Among the many reasons for that is that in Spain the king can change the anthem to suit what he wants in it and the other being that the Spanish society is just as diverse as us. In fact some people from Catalonia, where FC Barcelona is from, do not consider themselves Spanish and have been campaigning for decades for independence from Spain. The Spanish monarchy and government have yet to come up with a workable situation for all, if ever they will. MONUMENTS & NAMES Physical heritage is also very important in the grander scheme of national consciousness. It’s through tangible heritage that we are able to feel a sense of identification is given a greater credibility. And how we view those institutions such as Freedom Park and museums that house our past is essential. Next year the seat of government – The Union Buildings- turns 100 years old. Opened in 1910 when the Transvaal, Natal, Orange Free State and Cape Province became a union and cut ties with formal colonialization. If celebrations were to be undertaken, would previously oppressed people be expected to join their white compatriots in the centenary jubilations? Some black people feel that they became recognized by the Union Buildings in May 10th when Nelson Mandela took his oath of presidency.
At the same time the institution that is the Union Buildings remains a national monument and requires the nation as a whole to recognize it regardless of the pre 1994 expereince because even then South Africa was still a nation, albeit divided. The changing of street names is another form of preserving and marking historical events, which in turn forms part of our heritage. The name changing project has been met with both emotional and logical responses. Although the former has been more prevalent, to some degree. The reason being that changing a name is in a way a removal of that person’s deeds from public memory and rendering it a surplus as far as an envisioned fresher society is concerned. Inkatha Freedom Party leader Mangosuthu Buthelezi accused the governing ANC of ‘erasing’ from the history when it decided to rename Mangosuthu Highway to anti Apartheid human rights lawyer- Griffith Mxenge. During the CODESA negotiations it was agreed that harbours and airports will not be named after people. And so Jan Smuts Airport was renamed Johannesburg International Airport but was Johannes, who Johannesburg was named after a person? Perhaps that’s what people who mooted for the renaming of the airport to O.R. Tambo thought to themselves. Some of the names of major cities and towns in our country are named after people whose deeds represent one part of our society.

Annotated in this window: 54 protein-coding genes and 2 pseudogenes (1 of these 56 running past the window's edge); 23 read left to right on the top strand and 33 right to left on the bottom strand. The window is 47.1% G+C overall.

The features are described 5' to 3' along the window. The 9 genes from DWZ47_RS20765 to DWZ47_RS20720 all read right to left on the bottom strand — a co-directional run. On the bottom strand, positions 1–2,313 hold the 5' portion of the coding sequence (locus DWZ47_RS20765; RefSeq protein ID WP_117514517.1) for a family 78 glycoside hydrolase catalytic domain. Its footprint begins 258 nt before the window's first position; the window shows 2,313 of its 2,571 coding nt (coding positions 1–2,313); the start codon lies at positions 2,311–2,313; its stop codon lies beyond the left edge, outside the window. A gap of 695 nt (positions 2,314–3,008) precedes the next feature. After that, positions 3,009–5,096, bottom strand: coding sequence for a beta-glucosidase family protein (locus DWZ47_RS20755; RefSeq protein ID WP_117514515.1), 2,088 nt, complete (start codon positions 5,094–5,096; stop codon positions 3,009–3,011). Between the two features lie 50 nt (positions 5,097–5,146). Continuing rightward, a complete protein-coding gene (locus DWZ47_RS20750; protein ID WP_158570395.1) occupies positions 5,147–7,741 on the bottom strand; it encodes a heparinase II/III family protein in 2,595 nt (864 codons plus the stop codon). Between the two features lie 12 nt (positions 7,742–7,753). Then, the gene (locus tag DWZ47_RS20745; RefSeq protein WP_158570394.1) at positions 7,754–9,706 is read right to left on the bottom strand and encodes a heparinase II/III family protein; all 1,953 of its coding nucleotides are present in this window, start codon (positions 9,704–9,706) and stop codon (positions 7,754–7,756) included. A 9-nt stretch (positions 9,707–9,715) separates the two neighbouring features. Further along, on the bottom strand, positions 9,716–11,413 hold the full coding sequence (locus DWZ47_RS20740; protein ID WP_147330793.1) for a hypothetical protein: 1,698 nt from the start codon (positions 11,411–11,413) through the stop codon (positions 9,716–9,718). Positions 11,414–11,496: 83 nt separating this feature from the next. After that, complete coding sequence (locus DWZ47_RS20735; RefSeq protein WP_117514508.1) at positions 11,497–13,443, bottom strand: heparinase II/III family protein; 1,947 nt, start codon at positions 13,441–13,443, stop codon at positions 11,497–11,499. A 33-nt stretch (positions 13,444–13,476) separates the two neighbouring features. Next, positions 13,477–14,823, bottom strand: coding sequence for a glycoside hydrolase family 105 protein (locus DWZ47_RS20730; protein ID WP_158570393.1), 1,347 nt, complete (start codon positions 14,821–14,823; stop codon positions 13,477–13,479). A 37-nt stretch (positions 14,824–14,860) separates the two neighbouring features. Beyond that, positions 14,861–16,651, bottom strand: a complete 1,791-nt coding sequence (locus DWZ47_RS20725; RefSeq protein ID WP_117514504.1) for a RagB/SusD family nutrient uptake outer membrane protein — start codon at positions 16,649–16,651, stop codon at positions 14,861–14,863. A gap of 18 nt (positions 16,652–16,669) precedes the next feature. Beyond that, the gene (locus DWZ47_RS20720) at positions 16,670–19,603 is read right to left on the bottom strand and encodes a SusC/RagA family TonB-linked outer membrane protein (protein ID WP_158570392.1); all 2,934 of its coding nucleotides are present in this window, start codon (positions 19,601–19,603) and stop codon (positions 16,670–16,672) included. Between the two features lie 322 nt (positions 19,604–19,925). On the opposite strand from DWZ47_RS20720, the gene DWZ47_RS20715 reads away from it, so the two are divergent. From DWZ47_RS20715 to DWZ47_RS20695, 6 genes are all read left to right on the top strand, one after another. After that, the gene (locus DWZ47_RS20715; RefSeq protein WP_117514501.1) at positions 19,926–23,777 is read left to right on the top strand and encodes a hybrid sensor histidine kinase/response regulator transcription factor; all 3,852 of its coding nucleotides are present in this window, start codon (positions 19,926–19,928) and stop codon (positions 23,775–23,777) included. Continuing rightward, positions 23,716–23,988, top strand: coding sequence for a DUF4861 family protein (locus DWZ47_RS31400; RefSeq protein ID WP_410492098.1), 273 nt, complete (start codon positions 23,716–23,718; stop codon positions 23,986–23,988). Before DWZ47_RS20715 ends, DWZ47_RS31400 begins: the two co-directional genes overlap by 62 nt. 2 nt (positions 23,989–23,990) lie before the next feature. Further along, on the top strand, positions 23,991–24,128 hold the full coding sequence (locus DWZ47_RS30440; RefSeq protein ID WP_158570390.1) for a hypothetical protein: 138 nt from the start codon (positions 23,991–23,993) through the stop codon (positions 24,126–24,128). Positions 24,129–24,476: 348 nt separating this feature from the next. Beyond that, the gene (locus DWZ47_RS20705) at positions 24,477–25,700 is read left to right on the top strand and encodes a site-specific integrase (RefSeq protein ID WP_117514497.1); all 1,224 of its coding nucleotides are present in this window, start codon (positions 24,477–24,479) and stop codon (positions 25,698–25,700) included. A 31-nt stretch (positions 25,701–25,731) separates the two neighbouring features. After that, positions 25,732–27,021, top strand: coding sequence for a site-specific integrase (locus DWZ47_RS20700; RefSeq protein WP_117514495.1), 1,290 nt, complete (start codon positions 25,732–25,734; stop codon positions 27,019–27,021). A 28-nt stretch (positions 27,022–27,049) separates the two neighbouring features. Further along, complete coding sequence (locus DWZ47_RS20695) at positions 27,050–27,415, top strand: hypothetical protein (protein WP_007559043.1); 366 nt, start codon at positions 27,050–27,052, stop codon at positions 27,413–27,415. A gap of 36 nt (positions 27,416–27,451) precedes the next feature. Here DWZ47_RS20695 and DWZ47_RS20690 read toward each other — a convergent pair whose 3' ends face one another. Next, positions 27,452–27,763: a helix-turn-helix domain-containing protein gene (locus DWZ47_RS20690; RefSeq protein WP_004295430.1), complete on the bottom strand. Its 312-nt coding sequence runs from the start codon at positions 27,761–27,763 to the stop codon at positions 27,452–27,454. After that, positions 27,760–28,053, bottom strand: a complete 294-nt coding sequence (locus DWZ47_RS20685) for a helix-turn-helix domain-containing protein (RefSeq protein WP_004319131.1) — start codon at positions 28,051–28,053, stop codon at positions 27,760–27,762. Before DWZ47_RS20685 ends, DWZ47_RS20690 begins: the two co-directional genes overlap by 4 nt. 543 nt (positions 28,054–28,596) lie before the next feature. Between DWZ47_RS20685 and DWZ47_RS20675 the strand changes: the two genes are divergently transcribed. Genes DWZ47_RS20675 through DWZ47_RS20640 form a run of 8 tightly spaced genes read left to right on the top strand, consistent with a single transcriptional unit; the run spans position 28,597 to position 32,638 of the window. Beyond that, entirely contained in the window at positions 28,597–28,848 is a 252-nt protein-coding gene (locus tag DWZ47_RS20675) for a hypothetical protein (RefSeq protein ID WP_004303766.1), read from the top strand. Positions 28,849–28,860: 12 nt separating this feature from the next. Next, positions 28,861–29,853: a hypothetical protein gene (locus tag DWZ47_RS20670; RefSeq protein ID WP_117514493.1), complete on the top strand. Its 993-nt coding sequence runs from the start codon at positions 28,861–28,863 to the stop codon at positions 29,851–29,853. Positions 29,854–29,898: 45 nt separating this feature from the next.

And that has to be changed through the following of the required means as prescribed in the law books of the land. Names such as Durban named after Cape Governor – Benjamin Durban; Port Elizabeth which was named after the one of the queens of England and if ever there was a Port Nandi or Nzinga in Europe it would have been removed by now; and the continent’s wealthiest metropolis – Johannesburg named after either Johannes Rissik or Johannes Joubert, who were state employees assigned to survey the land before the Gold Rush. As South Africa belongs to all who live in it, why can’t we share it as such? And Mandela can’t be the only name reactionary folks of our country choose to be comfortable with. The question should not be wether we change the names or not, but at what pace and cost are we going to change some of these King Williams and Queenstowns. A shared national heritage in South Africa will only be made manifest through thoroughly thought out arguments and premises that have a long term goal in mind and not just to appease the current establishment. Compromises from all sections of the country will be needed. And intergration does not mean the death of people’s cultural independence but cultural traditions that are prejudice oriented by their nature will have to abide or subside if we are to create a South Africa identity that goes beyond Nelson Mandela and Desmond Tutu’s cosmetic ‘Rainbow Nation’.